Few filmmakers could make a film about the internal borders of Europe with the authority of Andreas Voigt, one of the pivotal DEFA documentarians working at the time of the collapse of the socialist project in Eastern Germany. Three decades after making his first film about the region, Voigt returns to the borderlands where the outer limits of Poland, Germany, and the Czech Republic intersect. He encounters a people with a porous cultural identity, where family histories are intertwined with an array of dialects and legacies. The key is the word borderland over border: this is a space of invisible cultural osmosis, the exact start and end point of which can not be easily located. As in Voigt’s earlier work, the stories that these regular people recount – covering their aspirations, work, the divergences of their family members – give way to a far more idiosyncratic portrait of a place, and an era.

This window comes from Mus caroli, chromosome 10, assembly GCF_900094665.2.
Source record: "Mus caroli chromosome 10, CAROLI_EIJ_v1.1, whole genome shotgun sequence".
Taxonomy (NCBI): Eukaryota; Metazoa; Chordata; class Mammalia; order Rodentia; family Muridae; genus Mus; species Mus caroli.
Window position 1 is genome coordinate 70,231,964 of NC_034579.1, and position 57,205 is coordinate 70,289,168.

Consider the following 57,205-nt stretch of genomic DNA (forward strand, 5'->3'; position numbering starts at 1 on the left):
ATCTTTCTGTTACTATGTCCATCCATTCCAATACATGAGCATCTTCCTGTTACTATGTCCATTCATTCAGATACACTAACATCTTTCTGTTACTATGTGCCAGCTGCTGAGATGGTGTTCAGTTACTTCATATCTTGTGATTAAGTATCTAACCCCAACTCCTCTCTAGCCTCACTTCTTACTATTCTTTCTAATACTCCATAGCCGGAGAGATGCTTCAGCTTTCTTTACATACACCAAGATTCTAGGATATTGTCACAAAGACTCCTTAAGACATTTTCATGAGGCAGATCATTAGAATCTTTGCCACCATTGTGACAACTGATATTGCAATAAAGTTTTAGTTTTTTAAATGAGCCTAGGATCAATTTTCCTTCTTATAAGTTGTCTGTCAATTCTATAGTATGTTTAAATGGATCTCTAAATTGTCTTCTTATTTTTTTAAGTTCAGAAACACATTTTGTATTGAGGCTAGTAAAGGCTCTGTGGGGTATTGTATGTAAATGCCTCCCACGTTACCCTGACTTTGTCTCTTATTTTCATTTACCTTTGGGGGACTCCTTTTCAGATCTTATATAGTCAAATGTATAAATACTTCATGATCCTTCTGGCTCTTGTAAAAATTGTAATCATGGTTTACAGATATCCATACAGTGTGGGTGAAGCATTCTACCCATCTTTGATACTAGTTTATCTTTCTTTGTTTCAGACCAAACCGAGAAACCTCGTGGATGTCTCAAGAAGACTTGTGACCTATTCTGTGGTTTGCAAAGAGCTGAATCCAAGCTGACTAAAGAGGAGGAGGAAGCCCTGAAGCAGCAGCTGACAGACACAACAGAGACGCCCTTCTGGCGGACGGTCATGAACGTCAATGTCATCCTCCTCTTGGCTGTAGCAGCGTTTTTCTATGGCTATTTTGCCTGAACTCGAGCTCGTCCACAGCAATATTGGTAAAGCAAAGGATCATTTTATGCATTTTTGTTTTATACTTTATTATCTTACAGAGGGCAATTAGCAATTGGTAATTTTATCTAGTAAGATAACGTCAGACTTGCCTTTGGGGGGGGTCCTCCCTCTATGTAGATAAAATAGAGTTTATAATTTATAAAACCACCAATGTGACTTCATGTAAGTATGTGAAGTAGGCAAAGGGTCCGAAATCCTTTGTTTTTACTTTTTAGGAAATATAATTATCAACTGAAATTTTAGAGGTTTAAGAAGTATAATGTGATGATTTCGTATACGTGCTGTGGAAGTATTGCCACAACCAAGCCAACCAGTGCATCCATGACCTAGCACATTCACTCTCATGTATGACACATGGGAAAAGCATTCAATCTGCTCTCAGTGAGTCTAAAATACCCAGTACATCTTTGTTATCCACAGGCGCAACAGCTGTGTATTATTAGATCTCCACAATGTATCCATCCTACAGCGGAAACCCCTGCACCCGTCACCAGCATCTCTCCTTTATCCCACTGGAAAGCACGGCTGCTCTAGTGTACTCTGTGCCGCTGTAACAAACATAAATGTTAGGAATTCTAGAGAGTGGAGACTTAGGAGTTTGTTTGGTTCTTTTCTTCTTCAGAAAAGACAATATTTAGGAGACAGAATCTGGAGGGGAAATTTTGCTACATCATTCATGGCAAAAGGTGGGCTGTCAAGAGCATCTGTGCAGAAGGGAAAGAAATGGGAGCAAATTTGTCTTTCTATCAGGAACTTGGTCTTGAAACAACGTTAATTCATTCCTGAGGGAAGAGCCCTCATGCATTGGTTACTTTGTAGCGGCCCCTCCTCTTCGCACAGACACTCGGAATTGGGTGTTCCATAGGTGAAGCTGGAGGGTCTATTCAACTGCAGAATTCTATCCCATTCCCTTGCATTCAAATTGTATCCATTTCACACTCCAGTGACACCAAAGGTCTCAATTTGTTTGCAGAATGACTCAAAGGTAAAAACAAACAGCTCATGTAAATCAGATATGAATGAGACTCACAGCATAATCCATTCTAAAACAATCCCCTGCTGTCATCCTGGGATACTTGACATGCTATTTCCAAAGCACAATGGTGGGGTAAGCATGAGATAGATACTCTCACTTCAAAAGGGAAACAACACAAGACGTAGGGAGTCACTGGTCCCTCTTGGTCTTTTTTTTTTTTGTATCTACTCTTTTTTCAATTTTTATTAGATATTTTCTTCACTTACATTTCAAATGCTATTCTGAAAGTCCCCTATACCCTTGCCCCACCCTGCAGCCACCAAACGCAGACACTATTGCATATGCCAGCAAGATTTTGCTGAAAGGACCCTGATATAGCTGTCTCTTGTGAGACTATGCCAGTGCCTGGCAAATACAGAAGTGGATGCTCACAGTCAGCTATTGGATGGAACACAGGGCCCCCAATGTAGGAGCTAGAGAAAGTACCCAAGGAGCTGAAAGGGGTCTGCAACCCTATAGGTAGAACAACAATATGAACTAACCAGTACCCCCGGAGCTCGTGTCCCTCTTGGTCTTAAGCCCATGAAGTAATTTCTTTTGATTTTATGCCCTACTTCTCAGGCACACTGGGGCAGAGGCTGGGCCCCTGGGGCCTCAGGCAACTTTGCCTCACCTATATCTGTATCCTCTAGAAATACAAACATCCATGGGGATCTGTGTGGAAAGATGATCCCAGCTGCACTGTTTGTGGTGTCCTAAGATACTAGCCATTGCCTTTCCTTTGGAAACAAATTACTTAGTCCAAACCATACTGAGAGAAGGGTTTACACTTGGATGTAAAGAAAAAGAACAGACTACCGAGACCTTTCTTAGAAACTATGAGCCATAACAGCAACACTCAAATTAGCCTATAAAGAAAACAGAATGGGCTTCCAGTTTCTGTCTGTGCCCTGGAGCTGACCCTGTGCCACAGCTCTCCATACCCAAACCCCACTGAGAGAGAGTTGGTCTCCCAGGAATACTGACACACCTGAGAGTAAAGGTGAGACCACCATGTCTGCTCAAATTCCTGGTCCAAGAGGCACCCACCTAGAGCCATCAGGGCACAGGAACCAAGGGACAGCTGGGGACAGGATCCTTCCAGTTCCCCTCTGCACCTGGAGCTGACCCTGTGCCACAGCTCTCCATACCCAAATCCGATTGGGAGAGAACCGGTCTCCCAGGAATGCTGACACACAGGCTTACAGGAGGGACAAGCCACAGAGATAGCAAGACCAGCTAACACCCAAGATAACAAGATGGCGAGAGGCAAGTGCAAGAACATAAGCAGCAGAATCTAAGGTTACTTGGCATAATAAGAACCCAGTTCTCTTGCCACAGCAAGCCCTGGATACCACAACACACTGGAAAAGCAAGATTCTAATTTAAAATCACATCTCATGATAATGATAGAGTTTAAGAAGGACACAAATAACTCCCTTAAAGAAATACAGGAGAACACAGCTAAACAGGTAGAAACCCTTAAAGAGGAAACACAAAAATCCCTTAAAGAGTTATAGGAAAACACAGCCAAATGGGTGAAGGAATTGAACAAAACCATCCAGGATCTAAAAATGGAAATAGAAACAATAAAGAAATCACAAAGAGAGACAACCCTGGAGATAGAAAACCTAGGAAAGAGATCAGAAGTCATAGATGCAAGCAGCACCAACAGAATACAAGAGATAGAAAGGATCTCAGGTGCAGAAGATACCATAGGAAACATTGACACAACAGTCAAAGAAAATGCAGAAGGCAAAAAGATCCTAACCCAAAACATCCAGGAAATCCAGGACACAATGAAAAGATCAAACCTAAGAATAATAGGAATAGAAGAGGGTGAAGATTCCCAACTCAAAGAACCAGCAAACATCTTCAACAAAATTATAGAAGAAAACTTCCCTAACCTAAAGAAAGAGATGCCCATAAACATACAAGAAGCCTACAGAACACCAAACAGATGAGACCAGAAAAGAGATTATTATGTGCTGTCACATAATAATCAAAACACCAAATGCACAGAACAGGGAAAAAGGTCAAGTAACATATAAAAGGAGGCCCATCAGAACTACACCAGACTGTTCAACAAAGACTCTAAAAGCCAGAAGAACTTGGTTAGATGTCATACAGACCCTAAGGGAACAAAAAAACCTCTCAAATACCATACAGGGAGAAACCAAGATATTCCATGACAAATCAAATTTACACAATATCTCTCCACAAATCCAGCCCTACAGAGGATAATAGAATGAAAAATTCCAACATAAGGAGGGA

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German, Polish, English